communities. They host weddings, funerals and many of the most important events of our lives. In addition, they often provide space for a variety of social service activities and community organizations such as day care centers, support groups, soup kitchens, and more. Many are historic structures and architectural gems.
When such a place burns, it hurts so many. NFPA recently released a new report, U.S. Structure Fires in Religious and Funeral Properties, by Richard Campbell. During 2007-2011, an estimated average of 1,780 structure fires were reported in these properties, causing an annual average of two civilian deaths, 19 civilian fire injuries, and $111 million in direct property damage. Only 4% were in funeral parlors.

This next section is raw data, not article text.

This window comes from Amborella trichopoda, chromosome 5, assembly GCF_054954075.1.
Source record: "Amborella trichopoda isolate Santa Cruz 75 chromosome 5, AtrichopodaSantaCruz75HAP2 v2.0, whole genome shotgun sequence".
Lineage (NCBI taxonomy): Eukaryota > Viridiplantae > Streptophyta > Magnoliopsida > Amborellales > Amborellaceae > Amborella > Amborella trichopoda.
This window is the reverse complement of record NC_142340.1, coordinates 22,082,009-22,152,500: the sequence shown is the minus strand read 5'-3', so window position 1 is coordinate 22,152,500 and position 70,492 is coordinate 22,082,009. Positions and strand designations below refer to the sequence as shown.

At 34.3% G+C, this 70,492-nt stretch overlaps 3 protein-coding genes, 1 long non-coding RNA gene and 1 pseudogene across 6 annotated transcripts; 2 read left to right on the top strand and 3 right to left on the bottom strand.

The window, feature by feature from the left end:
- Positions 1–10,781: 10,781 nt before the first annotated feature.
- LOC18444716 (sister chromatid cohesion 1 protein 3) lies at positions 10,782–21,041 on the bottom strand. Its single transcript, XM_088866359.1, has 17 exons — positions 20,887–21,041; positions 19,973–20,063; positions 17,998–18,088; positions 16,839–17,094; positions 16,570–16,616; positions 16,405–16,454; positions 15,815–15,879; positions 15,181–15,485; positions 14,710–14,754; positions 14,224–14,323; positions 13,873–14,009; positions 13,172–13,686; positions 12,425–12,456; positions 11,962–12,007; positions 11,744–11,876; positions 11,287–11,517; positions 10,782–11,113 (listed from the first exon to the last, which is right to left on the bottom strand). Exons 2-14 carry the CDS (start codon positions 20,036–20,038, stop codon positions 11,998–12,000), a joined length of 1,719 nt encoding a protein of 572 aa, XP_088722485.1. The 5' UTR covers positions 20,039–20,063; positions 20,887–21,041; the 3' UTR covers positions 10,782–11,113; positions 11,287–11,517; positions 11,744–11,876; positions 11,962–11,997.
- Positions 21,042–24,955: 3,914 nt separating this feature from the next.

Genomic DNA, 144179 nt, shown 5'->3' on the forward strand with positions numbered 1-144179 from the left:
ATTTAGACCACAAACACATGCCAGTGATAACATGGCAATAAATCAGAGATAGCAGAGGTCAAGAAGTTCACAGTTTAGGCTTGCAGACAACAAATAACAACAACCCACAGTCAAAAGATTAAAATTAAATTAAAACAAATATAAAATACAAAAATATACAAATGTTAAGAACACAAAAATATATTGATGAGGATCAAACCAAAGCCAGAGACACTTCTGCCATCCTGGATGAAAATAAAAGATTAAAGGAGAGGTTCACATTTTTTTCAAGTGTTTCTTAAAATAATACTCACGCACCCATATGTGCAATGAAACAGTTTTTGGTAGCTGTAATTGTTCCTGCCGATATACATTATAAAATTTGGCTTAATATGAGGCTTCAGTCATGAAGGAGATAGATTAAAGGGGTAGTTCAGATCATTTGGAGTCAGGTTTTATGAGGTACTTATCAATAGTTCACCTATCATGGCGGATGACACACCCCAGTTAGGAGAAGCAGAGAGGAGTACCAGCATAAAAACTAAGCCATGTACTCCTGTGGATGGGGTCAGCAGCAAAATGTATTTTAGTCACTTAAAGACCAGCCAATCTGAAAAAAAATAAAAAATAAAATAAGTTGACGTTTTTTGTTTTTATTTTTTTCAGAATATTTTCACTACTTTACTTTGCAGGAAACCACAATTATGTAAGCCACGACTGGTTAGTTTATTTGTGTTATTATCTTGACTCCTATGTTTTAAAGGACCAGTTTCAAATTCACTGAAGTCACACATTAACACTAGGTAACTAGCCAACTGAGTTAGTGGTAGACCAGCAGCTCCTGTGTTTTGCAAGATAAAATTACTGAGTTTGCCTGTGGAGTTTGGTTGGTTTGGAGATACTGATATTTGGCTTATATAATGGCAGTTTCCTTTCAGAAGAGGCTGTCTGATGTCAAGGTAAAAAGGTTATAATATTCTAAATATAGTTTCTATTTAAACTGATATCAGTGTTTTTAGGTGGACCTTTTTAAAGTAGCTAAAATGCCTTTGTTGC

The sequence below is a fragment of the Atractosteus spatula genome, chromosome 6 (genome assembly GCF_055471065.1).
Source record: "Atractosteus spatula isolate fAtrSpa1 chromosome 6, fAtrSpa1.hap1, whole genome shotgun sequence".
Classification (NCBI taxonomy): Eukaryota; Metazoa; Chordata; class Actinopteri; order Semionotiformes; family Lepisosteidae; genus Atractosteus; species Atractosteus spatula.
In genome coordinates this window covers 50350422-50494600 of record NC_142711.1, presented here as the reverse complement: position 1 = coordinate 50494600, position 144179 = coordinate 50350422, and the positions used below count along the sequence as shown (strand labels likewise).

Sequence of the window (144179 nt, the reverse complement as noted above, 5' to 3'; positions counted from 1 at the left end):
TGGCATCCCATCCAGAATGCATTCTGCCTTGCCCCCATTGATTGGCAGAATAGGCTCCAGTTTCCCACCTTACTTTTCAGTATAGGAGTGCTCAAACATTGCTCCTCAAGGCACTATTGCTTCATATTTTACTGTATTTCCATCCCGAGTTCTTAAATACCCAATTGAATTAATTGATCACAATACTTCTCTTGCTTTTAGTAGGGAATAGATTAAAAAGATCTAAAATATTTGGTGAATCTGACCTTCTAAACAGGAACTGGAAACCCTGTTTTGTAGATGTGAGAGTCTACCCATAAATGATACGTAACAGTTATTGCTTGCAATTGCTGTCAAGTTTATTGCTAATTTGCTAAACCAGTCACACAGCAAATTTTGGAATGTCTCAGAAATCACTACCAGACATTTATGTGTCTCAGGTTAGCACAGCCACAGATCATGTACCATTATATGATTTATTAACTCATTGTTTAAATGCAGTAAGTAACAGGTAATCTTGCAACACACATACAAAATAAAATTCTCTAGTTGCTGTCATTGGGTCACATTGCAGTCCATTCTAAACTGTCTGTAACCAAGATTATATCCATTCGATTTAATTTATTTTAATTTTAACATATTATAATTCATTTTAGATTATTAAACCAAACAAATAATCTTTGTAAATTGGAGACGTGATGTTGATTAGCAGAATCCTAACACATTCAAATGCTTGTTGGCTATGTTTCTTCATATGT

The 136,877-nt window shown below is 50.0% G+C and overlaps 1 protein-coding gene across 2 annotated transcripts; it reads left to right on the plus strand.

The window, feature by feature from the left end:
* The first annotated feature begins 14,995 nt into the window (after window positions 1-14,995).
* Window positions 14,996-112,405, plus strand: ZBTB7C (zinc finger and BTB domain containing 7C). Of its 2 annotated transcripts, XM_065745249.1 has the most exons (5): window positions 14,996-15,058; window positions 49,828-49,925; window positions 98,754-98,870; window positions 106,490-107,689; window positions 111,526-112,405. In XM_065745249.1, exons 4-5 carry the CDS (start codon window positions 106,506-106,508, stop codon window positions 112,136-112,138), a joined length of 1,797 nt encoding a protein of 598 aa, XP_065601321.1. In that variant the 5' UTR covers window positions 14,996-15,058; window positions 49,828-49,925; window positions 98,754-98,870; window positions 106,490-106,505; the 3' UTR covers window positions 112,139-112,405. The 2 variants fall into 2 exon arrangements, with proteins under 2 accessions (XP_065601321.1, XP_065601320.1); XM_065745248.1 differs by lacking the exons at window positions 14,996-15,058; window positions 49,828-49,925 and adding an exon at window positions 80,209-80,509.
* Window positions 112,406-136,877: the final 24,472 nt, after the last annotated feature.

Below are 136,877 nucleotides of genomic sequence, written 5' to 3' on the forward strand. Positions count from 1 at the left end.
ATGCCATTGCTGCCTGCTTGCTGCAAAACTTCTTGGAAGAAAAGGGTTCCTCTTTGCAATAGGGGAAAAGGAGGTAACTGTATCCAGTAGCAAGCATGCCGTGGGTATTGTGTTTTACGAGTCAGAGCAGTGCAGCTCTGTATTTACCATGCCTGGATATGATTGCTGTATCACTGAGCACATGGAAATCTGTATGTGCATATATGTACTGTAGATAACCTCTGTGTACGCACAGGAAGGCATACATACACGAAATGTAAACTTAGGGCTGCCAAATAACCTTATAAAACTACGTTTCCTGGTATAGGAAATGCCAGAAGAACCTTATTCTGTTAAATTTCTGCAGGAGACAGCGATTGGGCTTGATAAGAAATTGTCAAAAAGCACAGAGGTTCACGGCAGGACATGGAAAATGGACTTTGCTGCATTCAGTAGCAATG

Cooking equipment was the leading cause of these fires, followed in equal numbers by fires caused by heating equipment and intentionally set fires. Sprinklers were present in only 12% of these fires.Places of worship are an unusual kind of public assembly occupancy. Most have very few paid staff. Members volunteer their time and skills to cook for functions and maintain and repair the property, just like they would at home. Many home fire safety tips would apply here as well. Property managers and religious leadership can find additional fire safety information in NFPA 909: Code for the Protection of Cultural Resource Properties – Museums, Libraries, and Places of Worship. Comprehensive safety information for reducing the risk of fire and promoting fire safety in buildings of all types is available in NFPA 101: Life Safety Code®.